Thursday, October 17, 2013

Nunavut elections

Territorial elections are happening this year at the end of October, and we have three candidates running to become the next Member of the Legislative Assembly (MLA), representing Cambridge Bay. This is Nunavut's fourth election.

I've just finished watching the entire West Wing series, and campaigning in Nunavut does not look like American presidential campaigning, pulling up wearing a suit in a limousine and speaking from a microphone to a crowd of a thousand cheering people while a marching band plays.  Nope.  Campaigning in Nunavut means putting on your warm snow parka and wool toque and boots, and marching around on the ice, talking to local folks about whatever is on their mind at the Quick Stop.

 Campaigning in Nunavut also means putting up posters at the bulletin boards of the local Co-op grocery store:

Politics in a small town is interesting, because everyone knows everyone.  Everyone knows everyone's dirt. One of the most fascinating things I find about the political system in Nunavut is that it runs as a consensus government with no political parties. From what I understand, this system is done in Canada in many places where the population is aboriginal

It is really interesting to see how politics works without political parties.  From what I understand, MLAs are elected as independents, which kind of means the 22 MLAs are each their own individual party. Also, the areas are single member districts.  In order to win an election, the candidate must win the simple voter plurality. Because there are no political parties, electoral candidates must raise campaign funds on their own, such as Nunavut businesses or their own money.

The lack of political parties also mean that once the Members of the Legislative Assembly are voted in, they have to choose the next Cabinet positions as well as speaker and premier. I can only imagine that this is an interest process. According to a very reliable political sources called Wikipedia, in consensus-type governments, policies are decided by majority vote, so the government has to present policies that will please a majority of the legislature in order to be approved.

I am just two months' shy of the residency requirement to vote in this election, but I have really enjoyed having the opportunity to observe the process.  This week, there was an open forum which gave the public a chance to ask the three electoral candidates questions in order to help them decide who they want to vote for.

Some people complained about the timing of the candidates' forum, which was at the same time as bingo.  Bingo is very popular here. Despite this, there was a big turnout for the event.  People were clearly interested in talking about political issues.

filming the event
 I was impressed by the fact that they had an interpreter set up for simultaneous translation for the  elders that only understand Inuinnaqtun.  There have been visible efforts to make sure that the Inuinnaqtun-speaking elders are included in the political process. A mobile poll has been set up for family members who cannot get out of the house, in order to allow them to be able to vote, with the availability of assistance from the Inuinnaqtun interpreter.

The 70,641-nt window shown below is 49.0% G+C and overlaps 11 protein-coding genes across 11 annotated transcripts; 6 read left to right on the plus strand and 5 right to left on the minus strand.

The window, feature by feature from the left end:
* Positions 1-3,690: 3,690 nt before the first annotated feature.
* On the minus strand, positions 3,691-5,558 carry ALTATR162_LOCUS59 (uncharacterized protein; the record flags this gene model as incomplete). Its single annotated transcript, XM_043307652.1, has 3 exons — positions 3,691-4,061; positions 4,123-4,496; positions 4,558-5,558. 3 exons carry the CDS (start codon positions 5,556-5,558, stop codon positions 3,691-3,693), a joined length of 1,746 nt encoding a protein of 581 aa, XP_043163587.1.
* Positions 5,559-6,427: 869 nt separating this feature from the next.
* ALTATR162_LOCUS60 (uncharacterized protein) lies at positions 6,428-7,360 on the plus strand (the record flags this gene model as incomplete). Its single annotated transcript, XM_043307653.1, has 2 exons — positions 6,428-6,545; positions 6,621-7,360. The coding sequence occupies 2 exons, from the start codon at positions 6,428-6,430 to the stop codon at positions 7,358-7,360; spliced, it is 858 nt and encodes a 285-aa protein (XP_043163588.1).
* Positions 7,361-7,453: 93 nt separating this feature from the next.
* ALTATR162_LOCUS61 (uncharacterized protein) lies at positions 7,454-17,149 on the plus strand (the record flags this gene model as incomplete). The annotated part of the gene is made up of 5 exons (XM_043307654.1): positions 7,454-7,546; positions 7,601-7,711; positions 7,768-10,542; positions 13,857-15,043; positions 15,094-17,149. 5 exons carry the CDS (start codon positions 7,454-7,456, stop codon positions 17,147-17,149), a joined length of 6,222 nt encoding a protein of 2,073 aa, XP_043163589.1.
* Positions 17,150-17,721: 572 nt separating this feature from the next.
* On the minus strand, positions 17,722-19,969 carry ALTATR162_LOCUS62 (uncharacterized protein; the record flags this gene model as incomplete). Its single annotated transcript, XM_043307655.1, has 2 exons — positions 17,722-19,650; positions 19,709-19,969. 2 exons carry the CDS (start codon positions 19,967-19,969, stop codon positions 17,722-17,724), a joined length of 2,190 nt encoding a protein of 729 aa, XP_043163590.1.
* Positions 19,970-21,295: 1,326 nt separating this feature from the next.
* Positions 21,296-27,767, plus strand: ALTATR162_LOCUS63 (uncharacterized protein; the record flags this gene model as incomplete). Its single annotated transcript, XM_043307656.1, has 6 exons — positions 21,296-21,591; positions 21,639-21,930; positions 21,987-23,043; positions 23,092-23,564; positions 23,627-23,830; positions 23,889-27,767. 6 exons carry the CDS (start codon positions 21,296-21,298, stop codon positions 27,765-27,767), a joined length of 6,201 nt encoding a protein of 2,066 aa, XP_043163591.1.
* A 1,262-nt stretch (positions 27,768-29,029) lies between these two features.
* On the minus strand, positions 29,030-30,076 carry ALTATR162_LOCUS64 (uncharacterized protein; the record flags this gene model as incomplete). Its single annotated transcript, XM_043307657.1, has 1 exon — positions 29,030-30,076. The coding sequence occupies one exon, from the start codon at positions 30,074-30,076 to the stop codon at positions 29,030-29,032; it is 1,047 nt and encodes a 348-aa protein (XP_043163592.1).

listening to simultaneous translation

The forum touched on a number of topics that were very important to Cambridge Bay residents, including housing, mental health, addictions, tourism, education, mining, and infrastructure development.  It seems that the big political issues tend to be local even though it's a territorial election.  People wanted to know what the candidates would do for Cambridge Bay, and what kind of support they would get from the government for Cambridge Bay.

The candidates were asked questions such as what did they think were the biggest challenges in the community, and how did they propose to deal with it? The candidates talked about substance abuse, housing, and education, and proposed different approaches.  The candidates were asked about what they would do to maximize the community benefits of the Canadian High Arctic Research Station that was being installed in the community, or preparing the community for mining development.  There was also discussion of the preservation of traditional Inuit culture, especially the language, and how to increase services for the elders in the community. The public asked the candidates for their thoughts on the community's problems of youth vandalism.  The topic of suicide was also raised, which was a sensitive subject, as one could imagine. The very mention of suicide quickly caused a number of people in the audience to be filled with tears.

The moderator

Candidate Clara Evalik

Candidate Keith Peterson, who has has been Cambridge Bay's MLA for the past two terms

Candidate Fred Pederson

I was glad that I attended the forum, even if I don't get to vote. It not only allowed me to see what the electoral process in Nunavut is like, without political parties, but it also highlighted for me what is on the community's mind.  The impression that I got was that people do care about what happens to the community.  I was impressed to see that most people stayed at the forum until the very end, even though it ended later in the night (and even though bingo was happening with a $6000 jackpot!). They wanted to see what was going to happen.